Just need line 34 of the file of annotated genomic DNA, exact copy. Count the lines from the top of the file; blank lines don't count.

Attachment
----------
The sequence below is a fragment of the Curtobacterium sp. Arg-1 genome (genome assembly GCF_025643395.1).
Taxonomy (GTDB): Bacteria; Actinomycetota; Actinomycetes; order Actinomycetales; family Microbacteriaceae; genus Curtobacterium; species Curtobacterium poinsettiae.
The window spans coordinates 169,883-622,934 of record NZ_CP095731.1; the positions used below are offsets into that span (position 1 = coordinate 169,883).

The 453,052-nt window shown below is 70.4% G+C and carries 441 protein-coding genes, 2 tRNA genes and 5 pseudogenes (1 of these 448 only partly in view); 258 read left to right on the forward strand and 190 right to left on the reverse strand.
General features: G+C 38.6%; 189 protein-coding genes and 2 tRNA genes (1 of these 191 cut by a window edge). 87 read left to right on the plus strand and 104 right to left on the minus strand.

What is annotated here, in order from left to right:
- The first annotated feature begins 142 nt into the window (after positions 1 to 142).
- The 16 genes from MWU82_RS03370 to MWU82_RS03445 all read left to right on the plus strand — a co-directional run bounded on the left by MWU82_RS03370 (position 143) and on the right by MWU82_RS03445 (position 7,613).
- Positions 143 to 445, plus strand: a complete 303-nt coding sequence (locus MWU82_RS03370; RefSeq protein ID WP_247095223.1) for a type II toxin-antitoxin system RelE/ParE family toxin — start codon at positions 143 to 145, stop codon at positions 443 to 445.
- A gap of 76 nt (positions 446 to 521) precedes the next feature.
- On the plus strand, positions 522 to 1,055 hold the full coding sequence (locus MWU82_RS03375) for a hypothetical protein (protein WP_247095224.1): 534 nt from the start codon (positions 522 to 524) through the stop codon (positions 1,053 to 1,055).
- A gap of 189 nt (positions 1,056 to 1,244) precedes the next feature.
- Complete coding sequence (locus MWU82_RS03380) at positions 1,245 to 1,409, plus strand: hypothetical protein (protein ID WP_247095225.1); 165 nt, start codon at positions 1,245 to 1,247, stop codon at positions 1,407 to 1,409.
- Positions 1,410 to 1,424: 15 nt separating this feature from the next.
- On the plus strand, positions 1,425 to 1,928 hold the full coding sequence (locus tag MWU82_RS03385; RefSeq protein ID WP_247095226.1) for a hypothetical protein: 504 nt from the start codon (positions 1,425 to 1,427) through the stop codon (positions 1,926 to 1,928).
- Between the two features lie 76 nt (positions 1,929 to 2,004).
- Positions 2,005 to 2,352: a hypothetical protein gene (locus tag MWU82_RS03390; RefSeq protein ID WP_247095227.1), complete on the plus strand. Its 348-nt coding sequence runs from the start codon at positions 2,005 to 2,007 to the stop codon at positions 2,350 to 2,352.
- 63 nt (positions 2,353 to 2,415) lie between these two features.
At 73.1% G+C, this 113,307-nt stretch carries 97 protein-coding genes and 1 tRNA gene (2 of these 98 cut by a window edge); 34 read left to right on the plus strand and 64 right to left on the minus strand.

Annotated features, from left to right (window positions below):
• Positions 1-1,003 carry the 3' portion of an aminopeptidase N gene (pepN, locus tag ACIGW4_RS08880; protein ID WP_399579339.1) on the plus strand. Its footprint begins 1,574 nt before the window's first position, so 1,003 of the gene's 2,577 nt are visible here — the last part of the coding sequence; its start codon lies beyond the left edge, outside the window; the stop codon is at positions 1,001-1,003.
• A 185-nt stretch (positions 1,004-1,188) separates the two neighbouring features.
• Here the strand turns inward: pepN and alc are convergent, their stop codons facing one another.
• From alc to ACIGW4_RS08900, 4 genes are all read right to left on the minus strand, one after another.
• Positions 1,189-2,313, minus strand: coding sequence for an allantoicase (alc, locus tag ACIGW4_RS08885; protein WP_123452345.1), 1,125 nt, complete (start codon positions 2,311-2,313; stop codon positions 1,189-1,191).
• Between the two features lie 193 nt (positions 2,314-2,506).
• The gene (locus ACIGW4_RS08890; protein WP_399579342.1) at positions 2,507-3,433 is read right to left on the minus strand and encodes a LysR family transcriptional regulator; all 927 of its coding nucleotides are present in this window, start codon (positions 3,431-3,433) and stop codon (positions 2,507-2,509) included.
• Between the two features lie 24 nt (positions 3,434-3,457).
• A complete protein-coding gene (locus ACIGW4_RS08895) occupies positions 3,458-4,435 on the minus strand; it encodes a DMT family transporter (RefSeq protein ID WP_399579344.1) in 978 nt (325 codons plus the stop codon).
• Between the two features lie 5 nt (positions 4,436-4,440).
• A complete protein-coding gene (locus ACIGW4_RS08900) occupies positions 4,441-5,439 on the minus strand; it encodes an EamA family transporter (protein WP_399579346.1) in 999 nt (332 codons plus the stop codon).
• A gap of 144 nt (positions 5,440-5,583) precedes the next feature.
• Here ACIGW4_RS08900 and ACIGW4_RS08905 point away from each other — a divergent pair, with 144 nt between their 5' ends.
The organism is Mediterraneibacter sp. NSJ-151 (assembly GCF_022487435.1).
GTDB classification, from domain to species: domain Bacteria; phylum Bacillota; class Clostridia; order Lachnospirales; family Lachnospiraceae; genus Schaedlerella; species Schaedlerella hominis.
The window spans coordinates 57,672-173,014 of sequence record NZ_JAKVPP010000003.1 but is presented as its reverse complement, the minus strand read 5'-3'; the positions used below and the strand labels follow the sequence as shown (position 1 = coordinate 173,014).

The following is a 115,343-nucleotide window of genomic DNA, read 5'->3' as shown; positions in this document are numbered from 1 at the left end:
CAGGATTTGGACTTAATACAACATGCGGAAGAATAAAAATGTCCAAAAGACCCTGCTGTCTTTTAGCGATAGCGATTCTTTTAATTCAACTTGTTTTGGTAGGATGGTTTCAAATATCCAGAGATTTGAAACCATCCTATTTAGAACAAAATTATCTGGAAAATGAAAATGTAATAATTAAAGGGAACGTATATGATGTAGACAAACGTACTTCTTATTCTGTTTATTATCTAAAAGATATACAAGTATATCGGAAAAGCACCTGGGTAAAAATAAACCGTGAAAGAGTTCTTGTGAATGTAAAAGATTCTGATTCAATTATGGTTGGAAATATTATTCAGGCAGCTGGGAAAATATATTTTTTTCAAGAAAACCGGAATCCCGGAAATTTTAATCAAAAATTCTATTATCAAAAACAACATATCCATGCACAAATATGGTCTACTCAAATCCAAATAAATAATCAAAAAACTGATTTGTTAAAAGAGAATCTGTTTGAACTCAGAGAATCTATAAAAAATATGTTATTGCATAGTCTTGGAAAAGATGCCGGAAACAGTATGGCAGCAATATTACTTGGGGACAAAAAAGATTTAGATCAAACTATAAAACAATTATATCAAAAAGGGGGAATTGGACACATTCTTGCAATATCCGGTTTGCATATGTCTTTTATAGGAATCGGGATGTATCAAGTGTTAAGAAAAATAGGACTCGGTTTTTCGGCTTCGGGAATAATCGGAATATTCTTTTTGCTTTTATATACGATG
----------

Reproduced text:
The organism is Mediterraneibacter sp. NSJ-151 (assembly GCF_022487435.1).